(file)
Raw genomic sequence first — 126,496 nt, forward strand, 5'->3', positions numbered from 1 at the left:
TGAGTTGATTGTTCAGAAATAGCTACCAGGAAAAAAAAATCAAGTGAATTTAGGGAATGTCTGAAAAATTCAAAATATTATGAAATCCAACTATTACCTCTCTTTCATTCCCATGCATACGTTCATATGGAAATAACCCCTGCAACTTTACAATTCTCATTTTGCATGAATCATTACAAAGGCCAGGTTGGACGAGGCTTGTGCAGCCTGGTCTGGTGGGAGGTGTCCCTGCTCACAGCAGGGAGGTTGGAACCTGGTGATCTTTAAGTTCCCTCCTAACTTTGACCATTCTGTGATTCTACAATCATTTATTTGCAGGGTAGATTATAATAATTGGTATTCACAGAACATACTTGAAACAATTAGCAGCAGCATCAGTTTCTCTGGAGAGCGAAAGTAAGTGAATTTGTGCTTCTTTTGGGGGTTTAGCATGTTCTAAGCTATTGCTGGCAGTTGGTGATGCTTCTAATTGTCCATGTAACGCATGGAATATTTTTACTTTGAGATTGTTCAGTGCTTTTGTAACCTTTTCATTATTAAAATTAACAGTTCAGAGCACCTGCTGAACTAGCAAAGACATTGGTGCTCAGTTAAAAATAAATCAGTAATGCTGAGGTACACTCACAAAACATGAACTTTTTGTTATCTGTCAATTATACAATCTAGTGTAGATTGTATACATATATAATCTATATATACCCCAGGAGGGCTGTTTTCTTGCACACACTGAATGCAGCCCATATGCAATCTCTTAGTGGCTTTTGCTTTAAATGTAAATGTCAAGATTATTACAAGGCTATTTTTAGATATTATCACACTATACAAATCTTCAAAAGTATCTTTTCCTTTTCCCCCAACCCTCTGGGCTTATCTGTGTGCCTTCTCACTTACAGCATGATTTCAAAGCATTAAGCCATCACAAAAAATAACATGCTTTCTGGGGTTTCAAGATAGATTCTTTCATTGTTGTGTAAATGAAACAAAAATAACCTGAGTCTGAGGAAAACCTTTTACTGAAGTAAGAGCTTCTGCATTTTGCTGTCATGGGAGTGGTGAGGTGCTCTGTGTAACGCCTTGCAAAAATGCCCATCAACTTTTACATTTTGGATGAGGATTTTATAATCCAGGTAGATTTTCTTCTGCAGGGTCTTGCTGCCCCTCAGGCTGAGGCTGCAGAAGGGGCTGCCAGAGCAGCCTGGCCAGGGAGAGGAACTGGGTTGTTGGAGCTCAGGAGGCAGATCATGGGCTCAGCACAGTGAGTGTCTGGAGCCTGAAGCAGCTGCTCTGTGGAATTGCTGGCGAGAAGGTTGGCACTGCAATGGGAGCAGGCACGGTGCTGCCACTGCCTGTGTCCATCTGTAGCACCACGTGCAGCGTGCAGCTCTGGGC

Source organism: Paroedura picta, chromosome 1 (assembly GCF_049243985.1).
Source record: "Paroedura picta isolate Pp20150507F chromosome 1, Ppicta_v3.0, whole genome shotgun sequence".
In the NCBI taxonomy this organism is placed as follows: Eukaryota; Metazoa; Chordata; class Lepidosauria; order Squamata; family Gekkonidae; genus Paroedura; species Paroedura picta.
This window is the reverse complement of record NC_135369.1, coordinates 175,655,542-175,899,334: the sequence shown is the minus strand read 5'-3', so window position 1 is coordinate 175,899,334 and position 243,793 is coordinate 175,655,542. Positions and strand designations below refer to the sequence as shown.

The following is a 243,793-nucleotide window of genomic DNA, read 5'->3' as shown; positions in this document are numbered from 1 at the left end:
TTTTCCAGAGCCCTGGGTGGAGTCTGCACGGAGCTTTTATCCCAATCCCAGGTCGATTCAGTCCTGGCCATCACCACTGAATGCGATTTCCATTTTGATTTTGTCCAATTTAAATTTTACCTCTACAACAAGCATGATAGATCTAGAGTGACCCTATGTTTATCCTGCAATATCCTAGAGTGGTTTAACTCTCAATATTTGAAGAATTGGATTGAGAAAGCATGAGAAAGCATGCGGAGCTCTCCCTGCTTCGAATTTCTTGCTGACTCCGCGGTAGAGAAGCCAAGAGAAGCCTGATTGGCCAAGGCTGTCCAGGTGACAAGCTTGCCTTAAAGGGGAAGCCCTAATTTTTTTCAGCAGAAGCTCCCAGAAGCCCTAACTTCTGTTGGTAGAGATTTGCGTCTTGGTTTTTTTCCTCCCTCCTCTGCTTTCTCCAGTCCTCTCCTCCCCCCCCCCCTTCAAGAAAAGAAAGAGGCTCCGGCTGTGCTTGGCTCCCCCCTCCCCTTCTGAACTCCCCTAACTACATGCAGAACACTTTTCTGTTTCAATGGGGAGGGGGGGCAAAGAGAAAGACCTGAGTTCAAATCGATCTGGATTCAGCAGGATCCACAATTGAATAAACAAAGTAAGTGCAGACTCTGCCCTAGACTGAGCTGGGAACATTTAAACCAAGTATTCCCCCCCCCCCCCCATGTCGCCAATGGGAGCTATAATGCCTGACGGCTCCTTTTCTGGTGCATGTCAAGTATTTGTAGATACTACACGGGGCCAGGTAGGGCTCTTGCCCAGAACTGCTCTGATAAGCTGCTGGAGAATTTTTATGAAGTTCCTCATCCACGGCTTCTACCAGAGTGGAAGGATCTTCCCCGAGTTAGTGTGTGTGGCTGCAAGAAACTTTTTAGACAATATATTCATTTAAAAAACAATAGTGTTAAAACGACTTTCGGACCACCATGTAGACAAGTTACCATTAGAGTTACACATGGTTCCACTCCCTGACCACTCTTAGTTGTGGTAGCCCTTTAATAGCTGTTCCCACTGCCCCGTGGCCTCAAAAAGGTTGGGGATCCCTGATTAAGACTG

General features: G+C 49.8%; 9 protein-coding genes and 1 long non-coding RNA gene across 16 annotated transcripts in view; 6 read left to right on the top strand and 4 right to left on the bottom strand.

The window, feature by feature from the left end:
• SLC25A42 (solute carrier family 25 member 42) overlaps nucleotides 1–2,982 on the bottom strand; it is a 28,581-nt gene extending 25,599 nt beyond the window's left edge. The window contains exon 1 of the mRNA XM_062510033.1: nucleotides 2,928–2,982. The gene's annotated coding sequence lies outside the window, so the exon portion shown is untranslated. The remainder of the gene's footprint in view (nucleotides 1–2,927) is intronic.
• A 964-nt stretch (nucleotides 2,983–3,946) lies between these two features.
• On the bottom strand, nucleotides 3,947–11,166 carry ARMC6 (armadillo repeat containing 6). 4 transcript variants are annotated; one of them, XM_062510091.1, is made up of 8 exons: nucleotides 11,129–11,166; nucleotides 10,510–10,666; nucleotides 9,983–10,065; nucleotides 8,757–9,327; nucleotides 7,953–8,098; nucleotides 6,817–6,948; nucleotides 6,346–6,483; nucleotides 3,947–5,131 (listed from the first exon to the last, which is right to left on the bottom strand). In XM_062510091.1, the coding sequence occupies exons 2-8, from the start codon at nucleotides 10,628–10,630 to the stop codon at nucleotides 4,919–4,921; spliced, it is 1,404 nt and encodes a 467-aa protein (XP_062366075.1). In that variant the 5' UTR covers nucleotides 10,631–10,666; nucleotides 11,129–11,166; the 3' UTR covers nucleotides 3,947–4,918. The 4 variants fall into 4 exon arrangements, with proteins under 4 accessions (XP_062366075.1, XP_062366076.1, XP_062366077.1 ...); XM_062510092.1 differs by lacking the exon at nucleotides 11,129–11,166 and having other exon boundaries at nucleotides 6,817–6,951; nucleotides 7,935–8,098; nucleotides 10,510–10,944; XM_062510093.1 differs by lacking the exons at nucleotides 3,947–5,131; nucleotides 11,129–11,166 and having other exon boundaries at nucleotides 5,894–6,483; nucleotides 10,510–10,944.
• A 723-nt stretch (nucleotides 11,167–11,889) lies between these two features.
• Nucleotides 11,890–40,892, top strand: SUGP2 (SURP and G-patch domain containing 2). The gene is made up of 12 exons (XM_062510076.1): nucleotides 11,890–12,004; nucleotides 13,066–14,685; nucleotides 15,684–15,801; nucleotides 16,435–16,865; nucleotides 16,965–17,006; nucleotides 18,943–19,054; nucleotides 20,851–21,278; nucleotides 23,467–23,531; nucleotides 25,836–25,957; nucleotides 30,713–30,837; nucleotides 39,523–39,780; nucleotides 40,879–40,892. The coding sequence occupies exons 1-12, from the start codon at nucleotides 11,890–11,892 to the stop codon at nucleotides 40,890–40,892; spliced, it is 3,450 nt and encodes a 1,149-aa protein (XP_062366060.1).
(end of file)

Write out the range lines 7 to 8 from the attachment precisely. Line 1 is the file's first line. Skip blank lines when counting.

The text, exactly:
The following is a 243,793-nucleotide window of genomic DNA, read 5'->3' as shown; positions in this document are numbered from 1 at the left end:
TTTTCCAGAGCCCTGGGTGGAGTCTGCACGGAGCTTTTATCCCAATCCCAGGTCGATTCAGTCCTGGCCATCACCACTGAATGCGATTTCCATTTTGATTTTGTCCAATTTAAATTTTACCTCTACAACAAGCATGATAGATCTAGAGTGACCCTATGTTTATCCTGCAATATCCTAGAGTGGTTTAACTCTCAATATTTGAAGAATTGGATTGAGAAAGCATGAGAAAGCATGCGGAGCTCTCCCTGCTTCGAATTTCTTGCTGACTCCGCGGTAGAGAAGCCAAGAGAAGCCTGATTGGCCAAGGCTGTCCAGGTGACAAGCTTGCCTTAAAGGGGAAGCCCTAATTTTTTTCAGCAGAAGCTCCCAGAAGCCCTAACTTCTGTTGGTAGAGATTTGCGTCTTGGTTTTTTTCCTCCCTCCTCTGCTTTCTCCAGTCCTCTCCTCCCCCCCCCCCTTCAAGAAAAGAAAGAGGCTCCGGCTGTGCTTGGCTCCCCCCTCCCCTTCTGAACTCCCCTAACTACATGCAGAACACTTTTCTGTTTCAATGGGGAGGGGGGGCAAAGAGAAAGACCTGAGTTCAAATCGATCTGGATTCAGCAGGATCCACAATTGAATAAACAAAGTAAGTGCAGACTCTGCCCTAGACTGAGCTGGGAACATTTAAACCAAGTATTCCCCCCCCCCCCCCATGTCGCCAATGGGAGCTATAATGCCTGACGGCTCCTTTTCTGGTGCATGTCAAGTATTTGTAGATACTACACGGGGCCAGGTAGGGCTCTTGCCCAGAACTGCTCTGATAAGCTGCTGGAGAATTTTTATGAAGTTCCTCATCCACGGCTTCTACCAGAGTGGAAGGATCTTCCCCGAGTTAGTGTGTGTGGCTGCAAGAAACTTTTTAGACAATATATTCATTTAAAAAACAATAGTGTTAAAACGACTTTCGGACCACCATGTAGACAAGTTACCATTAGAGTTACACATGGTTCCACTCCCTGACCACTCTTAGTTGTGGTAGCCCTTTAATAGCTGTTCCCACTGCCCCGTGGCCTCAAAAAGGTTGGGGATCCCTGATTAAGACTG